RESEARCH PAPER
Factors associated with smoking cessation and relapse in the Japanese smoking cessation treatment program: A prospective cohort study based on financial support in Suita City, Japan
Meng Li 1
,  
Reiko Okamoto 1  
,  
 
 
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1
Public Health Nursing Laboratory, Division of Health Sciences, Graduate School of Medicine, Osaka University, Suita, Japan
2
Community Health-Care System Science Laboratory, Division of Health Sciences, Graduate School of Medicine, Osaka University, Suita, Japan
CORRESPONDING AUTHOR
Reiko Okamoto   

Public Health Nursing Laboratory, Division of Health Sciences, Graduate School of Medicine, Osaka University, 1-7 Yamadaoka, Suita City, Osaka Prefecture, 565-0871, Japan
Publish date: 2019-10-02
 
Tob. Induc. Dis. 2019;17(October):71
KEYWORDS
TOPICS
ABSTRACT
Introduction:
The purpose of this study is to clarify the effect of providing financial support and factors associated with smoking cessation and relapse in the Japanese smoking cessation treatment (SCT) program based on financial support.

Methods:
A prospective cohort study was conducted at the smoking cessation outpatients of hospitals or clinics in Suita City, Japan from May 2017 to September 2018. In all, 153 participants were recruited and received standardized treatment based on the SCT program. Participants were required to answer four questionnaires and register for the financial support program. Chi-squared test, Fisher’s exact test, non-paired t-test and log-binomial regression analysis were used to analyze the data.

Results:
Of the 153 participants, 140 participants completed a 12-week treatment and the completion rate was 91.5%. There were no factors significantly associated with smoking cessation and relapse (p<0.05). However, male, cigarettes smoked per day, having present diseases, having previous abstinence, living with family, cohabitation with smokers, desire to smoke at the start of treatment, self-efficacy at the start of treatment, desire to smoke at 4 weeks and self-efficacy at 4 weeks showed statistically significant odds ratio for success of smoking cessation. Similarly at 12 weeks, male, age at smoking initiation, cigarettes smoked per day, having previous abstinence, living with family, cohabitation with smokers, desire to smoke, self-efficacy and depression disorders showed statistically significant odds ratio for smoking relapse. In addition, the rate of abstainers using varenicline was 68.60%, which was higher than abstainers using nicotine patch (55.60%) and the relapse rate of participants using nicotine patch was 100.00%, significantly higher than for relapsers using varenicline (45.80%).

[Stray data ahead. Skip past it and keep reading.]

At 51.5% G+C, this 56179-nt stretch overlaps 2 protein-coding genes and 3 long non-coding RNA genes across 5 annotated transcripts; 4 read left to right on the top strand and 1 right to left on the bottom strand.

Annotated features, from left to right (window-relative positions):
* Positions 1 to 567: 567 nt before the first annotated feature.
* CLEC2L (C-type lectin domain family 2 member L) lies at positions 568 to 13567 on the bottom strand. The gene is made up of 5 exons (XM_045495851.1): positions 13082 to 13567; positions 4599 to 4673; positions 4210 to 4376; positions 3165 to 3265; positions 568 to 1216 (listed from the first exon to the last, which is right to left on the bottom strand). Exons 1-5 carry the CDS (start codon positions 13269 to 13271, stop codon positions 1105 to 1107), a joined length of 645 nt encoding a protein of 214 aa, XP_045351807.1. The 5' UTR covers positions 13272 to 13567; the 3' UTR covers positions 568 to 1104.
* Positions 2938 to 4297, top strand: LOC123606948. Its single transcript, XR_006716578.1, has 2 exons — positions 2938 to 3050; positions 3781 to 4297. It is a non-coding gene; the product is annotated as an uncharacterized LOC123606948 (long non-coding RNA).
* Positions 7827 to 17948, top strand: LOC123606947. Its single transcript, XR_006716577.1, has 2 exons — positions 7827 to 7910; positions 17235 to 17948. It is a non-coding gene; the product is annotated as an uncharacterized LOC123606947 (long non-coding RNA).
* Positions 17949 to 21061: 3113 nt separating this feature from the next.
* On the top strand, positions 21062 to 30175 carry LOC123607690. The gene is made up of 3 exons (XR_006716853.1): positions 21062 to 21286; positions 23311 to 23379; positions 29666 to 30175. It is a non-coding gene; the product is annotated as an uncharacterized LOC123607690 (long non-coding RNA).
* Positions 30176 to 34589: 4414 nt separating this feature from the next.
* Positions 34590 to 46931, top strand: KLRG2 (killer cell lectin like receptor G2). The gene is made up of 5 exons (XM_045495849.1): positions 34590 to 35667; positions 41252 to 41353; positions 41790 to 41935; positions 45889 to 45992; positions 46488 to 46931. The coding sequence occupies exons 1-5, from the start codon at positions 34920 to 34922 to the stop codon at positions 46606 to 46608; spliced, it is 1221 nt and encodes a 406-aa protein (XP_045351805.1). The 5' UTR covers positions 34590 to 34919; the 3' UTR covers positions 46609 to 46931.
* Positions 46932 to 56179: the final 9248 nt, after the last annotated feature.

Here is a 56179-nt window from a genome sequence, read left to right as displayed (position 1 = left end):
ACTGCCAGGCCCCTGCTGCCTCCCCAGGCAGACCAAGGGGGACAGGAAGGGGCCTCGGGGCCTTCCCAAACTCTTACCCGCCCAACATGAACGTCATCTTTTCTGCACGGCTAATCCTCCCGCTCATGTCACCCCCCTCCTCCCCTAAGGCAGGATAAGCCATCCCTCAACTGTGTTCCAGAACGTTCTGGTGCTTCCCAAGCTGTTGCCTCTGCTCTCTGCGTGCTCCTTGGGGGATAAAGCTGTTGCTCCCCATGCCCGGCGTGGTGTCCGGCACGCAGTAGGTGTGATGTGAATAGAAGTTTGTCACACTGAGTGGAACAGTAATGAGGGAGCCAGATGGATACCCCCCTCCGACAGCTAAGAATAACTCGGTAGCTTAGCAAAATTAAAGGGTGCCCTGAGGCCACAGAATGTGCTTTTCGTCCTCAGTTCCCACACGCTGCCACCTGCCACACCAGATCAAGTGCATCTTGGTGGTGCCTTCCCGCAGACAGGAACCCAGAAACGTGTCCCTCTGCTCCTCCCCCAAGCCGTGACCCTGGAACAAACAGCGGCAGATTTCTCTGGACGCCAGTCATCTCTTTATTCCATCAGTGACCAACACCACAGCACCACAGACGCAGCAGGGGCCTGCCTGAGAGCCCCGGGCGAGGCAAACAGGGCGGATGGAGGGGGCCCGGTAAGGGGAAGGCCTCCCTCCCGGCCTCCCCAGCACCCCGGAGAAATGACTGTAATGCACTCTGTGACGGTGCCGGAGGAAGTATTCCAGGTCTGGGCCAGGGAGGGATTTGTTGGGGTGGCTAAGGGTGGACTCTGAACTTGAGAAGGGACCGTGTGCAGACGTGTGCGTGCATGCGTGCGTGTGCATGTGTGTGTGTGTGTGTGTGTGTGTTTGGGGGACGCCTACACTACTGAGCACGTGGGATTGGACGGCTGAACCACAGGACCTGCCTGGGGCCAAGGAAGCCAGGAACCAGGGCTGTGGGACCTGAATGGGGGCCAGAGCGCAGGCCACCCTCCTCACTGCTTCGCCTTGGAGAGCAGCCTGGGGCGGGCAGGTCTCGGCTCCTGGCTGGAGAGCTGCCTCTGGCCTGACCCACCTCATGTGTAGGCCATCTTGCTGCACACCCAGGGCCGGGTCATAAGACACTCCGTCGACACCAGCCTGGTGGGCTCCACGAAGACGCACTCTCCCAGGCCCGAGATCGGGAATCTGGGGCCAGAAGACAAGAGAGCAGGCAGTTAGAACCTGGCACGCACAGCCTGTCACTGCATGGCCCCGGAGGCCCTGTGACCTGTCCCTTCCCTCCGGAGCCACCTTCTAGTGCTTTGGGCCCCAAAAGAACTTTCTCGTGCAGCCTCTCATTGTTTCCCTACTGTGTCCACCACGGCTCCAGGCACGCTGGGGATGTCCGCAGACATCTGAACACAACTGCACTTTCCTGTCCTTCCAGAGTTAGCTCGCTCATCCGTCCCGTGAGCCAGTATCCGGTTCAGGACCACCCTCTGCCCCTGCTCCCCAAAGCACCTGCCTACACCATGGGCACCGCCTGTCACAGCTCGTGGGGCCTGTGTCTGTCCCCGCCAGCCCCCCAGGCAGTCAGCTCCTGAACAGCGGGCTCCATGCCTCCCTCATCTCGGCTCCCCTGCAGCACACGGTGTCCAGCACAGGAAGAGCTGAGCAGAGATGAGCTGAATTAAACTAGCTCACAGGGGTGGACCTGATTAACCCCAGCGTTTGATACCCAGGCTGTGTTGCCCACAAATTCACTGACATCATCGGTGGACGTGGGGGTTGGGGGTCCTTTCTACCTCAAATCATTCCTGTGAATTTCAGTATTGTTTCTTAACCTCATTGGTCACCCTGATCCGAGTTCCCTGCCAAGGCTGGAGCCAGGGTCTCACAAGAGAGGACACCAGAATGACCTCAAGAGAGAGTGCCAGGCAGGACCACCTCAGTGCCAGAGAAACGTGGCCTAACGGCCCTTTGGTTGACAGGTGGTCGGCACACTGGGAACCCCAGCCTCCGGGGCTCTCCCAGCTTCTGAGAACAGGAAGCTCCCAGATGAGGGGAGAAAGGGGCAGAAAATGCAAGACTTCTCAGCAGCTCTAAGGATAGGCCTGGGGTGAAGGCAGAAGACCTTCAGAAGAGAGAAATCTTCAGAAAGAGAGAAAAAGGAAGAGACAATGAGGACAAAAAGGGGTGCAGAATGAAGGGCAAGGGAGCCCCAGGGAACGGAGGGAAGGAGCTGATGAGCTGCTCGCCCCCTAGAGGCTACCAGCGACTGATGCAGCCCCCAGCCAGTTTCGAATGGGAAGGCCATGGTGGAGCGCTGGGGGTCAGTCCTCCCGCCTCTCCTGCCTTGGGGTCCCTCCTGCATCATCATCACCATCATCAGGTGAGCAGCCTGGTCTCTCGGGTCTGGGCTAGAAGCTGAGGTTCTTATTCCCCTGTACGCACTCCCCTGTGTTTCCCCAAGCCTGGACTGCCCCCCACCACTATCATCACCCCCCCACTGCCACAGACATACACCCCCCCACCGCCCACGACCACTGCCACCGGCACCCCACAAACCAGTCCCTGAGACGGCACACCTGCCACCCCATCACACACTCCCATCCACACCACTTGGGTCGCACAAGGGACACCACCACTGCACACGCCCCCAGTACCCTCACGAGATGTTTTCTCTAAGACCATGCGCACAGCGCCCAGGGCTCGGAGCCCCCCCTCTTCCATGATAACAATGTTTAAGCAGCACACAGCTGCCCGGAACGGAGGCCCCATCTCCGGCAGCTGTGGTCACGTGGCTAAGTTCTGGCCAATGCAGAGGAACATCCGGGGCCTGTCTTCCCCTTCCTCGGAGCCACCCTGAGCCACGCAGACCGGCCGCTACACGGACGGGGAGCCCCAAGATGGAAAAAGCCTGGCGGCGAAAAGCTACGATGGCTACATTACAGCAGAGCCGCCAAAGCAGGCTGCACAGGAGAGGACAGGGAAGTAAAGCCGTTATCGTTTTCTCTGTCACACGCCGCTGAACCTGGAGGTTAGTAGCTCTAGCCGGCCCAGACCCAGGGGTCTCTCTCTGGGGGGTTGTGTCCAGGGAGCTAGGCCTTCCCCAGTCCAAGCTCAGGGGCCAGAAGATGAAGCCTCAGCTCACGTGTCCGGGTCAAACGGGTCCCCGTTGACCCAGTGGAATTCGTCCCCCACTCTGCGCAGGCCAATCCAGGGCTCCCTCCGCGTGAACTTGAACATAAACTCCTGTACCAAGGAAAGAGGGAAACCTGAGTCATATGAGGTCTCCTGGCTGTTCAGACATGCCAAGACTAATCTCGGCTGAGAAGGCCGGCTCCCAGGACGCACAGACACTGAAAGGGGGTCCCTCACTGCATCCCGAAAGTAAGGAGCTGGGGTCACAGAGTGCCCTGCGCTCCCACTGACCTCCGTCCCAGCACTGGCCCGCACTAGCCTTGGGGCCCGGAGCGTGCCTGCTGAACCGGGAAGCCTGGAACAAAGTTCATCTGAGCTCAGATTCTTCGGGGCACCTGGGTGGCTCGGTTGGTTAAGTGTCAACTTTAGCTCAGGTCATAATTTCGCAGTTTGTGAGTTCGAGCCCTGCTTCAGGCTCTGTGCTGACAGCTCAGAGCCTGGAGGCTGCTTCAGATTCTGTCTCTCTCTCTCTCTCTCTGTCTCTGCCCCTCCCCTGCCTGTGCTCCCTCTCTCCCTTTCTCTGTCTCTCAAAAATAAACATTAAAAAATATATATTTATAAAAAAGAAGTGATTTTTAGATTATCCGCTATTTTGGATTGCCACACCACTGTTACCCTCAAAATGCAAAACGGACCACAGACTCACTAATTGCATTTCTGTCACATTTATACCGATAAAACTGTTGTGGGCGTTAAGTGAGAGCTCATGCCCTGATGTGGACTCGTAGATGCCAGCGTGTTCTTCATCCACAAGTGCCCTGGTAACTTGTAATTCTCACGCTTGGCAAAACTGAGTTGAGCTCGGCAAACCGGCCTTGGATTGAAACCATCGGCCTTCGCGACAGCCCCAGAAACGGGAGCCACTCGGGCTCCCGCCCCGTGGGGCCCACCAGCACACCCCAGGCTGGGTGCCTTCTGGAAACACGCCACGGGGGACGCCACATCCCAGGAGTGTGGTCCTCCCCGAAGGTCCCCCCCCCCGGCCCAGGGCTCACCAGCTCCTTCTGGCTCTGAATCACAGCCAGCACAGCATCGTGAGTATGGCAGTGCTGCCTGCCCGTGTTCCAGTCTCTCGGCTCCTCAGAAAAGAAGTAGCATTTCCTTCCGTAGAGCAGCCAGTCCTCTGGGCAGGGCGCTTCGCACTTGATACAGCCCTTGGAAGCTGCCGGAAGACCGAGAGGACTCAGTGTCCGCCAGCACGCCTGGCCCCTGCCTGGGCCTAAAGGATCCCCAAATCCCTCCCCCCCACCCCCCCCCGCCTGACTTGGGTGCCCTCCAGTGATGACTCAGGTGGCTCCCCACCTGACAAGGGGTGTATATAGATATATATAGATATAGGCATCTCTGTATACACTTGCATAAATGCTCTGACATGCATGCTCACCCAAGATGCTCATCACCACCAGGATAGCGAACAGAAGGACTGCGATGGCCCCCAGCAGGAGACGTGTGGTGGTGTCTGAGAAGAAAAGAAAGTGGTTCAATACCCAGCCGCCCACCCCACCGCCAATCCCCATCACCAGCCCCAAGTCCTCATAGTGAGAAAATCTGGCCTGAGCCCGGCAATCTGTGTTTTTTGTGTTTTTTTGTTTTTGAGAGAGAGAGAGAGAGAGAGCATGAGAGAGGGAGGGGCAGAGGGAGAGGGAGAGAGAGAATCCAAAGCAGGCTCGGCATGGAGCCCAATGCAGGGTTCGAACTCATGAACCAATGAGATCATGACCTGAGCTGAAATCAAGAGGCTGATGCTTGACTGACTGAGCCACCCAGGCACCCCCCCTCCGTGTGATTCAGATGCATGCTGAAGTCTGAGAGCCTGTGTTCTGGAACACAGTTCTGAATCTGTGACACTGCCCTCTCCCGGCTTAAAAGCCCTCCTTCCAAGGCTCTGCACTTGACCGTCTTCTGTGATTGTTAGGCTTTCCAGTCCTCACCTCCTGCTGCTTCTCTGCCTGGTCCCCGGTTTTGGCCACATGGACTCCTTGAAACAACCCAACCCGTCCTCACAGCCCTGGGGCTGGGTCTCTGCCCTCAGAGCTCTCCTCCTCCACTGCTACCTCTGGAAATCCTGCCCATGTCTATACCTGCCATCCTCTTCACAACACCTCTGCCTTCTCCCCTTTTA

Conclusions:
Further study is expected to clarify the effect of providing financial support and the factors associated with smoking cessation and relapse in the SCT program based on financial support.

ACKNOWLEDGEMENTS
The authors gratefully acknowledge the staff at the Health Center of Suita City for their guidance and partnership. The authors also thank other members of the Public Health Nursing Laboratory for helpful comments and advice on this manuscript.
CONFLICTS OF INTEREST
The authors have completed and submitted the ICMJE Form for Disclosure of Potential Conflicts of Interest and none was reported.
FUNDING
There was no source of funding for this research.
PROVENANCE AND PEER REVIEW
Not commissioned; externally peer reviewed.
 
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